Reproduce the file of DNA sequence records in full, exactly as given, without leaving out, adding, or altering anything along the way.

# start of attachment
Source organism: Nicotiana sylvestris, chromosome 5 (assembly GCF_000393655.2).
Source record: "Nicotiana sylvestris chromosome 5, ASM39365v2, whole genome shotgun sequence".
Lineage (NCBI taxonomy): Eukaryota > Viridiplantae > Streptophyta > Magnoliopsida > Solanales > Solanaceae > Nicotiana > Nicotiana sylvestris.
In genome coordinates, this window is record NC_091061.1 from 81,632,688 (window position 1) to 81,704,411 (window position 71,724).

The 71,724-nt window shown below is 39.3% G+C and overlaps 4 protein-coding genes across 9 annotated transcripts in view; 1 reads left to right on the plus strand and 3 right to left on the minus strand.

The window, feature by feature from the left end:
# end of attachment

Source organism: Nicotiana sylvestris, chromosome 5 (assembly GCF_000393655.2).
Source record: "Nicotiana sylvestris chromosome 5, ASM39365v2, whole genome shotgun sequence".
Lineage (NCBI taxonomy): Eukaryota > Viridiplantae > Streptophyta > Magnoliopsida > Solanales > Solanaceae > Nicotiana > Nicotiana sylvestris.
In genome coordinates, this window is record NC_091061.1 from 81,632,688 (window position 1) to 81,704,411 (window position 71,724).

The 71,724-nt window shown below is 39.3% G+C and overlaps 4 protein-coding genes across 9 annotated transcripts in view; 1 reads left to right on the plus strand and 3 right to left on the minus strand.

The window, feature by feature from the left end: